The real world contains tons of frustrations that every adult, even hugely successful adults, must deal with every day. Healthy adults have learned how to tolerate frustration and persevere in spite of it. This is a necessary quality for adults that children must learn when they are young.
How do we introduce our kids to a frustration that is good for them? Well, to begin with, many parents today give their children much more than they can ever expect to get as adults. Adults rarely achieve or receive even half of the items they wish for (the house of their dreams, the super-expensive car, the ideal job, the perfect spouse, unending vacations, wildly successful sex, the flawless body, etc.). Yet many parents believe they should give their children everything they wish. Oftentimes when a child wants a toy or gadget, the parents believe they are letting their child down if they don't give it to him promptly. As a result, the child grows up thinking if she wants something, she should get it. This pattern of thinking is a recipe for an unhappy frustrated adult.
Getting too much for too little teaches a child values that will handicap her in the real world. To succeed as an adult, our toddlers and preschoolers must understand that if they want something badly enough, they must be willing to work hard for it. Parents must insist that their children see their obligations (their chores, their committed interests) through to the end. For example, imagine that your preschooler has begged you for a pet and you are amenable to this idea. You should discuss fully before obtaining the pet what you view her role to be in the pet's maintenance (while keeping in mind realistic age appropriate expecta tions). If she commits to fulfilling a certain role toward the pet's maintenance, you must hold her accountable. If she doesn't meet her obligation, you must employ the goods-for-goodies method. To let her off the hook is to give her false expectations about the real world. It is essential for parents to teach that there is a link between effort and reward. If the lesson frustrates your child, remember that she is also learning important things.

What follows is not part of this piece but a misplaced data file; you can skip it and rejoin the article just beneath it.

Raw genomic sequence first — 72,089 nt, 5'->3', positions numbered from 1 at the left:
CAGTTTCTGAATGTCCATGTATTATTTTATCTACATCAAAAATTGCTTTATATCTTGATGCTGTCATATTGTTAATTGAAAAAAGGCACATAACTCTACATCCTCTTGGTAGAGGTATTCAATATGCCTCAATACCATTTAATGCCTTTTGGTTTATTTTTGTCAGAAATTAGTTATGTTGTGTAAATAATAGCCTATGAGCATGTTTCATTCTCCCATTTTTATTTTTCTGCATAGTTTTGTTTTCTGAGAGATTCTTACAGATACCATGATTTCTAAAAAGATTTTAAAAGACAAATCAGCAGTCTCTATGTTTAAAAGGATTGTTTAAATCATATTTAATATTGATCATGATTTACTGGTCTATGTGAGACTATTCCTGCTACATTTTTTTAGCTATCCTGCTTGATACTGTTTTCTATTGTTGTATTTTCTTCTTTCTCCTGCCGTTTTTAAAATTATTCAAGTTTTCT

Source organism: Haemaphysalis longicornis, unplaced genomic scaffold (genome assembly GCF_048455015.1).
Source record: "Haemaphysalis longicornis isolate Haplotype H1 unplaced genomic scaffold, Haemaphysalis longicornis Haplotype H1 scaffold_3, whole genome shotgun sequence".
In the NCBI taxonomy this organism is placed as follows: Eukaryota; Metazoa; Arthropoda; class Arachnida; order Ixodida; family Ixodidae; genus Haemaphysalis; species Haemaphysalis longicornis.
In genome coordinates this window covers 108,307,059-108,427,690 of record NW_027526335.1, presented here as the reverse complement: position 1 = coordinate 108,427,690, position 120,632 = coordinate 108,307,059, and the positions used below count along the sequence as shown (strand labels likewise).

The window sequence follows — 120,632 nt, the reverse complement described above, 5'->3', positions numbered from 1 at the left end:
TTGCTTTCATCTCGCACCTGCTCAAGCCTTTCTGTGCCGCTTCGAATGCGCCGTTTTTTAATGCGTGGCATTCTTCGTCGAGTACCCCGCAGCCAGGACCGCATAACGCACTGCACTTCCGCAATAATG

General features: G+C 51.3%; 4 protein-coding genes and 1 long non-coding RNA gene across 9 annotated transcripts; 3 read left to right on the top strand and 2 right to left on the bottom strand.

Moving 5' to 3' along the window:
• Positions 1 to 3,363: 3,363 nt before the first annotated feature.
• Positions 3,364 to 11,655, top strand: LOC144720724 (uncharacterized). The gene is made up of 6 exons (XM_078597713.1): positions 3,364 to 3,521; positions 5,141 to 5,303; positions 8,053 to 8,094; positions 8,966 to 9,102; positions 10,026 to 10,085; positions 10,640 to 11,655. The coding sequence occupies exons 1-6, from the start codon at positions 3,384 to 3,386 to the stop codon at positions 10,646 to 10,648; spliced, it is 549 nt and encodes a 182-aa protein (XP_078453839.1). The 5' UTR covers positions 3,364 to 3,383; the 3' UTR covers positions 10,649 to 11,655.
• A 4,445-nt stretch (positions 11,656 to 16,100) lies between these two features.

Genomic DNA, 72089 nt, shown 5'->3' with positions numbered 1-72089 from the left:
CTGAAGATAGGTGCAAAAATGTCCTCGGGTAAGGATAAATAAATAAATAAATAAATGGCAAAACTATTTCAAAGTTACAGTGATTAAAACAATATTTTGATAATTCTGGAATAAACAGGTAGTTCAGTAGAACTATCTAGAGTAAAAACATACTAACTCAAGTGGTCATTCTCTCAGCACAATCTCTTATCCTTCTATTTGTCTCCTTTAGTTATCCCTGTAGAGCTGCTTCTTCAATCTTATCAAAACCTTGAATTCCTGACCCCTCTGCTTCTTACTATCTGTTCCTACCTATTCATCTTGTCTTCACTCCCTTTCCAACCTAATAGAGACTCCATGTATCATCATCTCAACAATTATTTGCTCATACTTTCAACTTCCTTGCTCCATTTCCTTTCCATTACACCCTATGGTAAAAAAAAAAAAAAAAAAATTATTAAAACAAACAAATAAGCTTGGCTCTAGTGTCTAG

Experiencing frustration and learning how to handle it allows the child to learn that meaningful feelings of happiness can come from within themselves, not from external material items. True happiness comes from a secure and confident belief in our own ability to affect others in a positive way. True happiness does not come from how many things we have. The more external things a child gets, particularly when the child gets them with very little of his own effort, the more misdirected the child becomes in learning about what truly brings happiness and contentment to a person. Show me a child who gets many things for very little of his own effort, and I'll show you an unhappy child who doesn't take good care of those things. Why should he? He has gotten used to a world where things just keep coming to him regardless of how little energy he expends.
Conflict is the normal state of affairs for adults (should I major in this or that; shall I move here or there; shall I marry or focus on my career; should we have one child or more, etc.). Every day of our adult lives, we must choose one course of action while forgoing other attractive choices. Asking your child to choose between two competing activities, both of which she desires, allows her to learn that a normal human often "cannot have their cake and eat it too." For example, you are doing an excellent job of teaching her Principle #3 when you say something like, "Honey, today we have time to let your friend come over and play or Daddy can take you to the zoo." When the inevitable begging begins about wanting to do both, you can explain the normal frustrations inherent in life in ways she can understand. For example, you might say, "I understand how disappointing it is when you have to choose between two things you really want. But in life we have to make lots of choices—we can't do all the fun things there are to do." Kids need to experience making a choice and adjusting to the disappointment of not having the other choice. Learning they cannot have all they want makes them more prepared for the realities of the real world.
Parents show an enormous love for their child when they allow him to make a mistake and experience real life consequences. Oftentimes the most loving thing you can do is to stand quietly by and let your toddler or preschooler discover natural consequences on his own. Kids allowed to make their own mistakes (that subsequently cause them some level of unhappiness) are kids who will wind up making far fewer mistakes as they grow older. For example, your child wants to tie a balloon to his own wrist and won't tolerate your help. You stand by patiently as he valiantly and perhaps stubbornly tries to tie the string. When his treasured balloon flies off into the atmosphere, he learns about real world consequences. When this happens, offer him comfort and an accurate description of what happened and how he is feeling ("Yes, honey, I tried to help you tie that but you wanted to do it by yourself. Balloons not properly tied often blow away. You wanted that balloon and it's sad that you don't have it now."). Do not buy him another balloon. He needs to experience the emotions that result from his actions.
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Although nobody gets a parenting manual or bible in the delivery room, it is our duty as parents to try to make our kids as well rounded, happy and confident as possible. It is a lot easier to bring up great kids than it is to try and fix problems caused by bad parenting, when our kids have become adults. Our children are all individuals - they are not our property but people in their own right.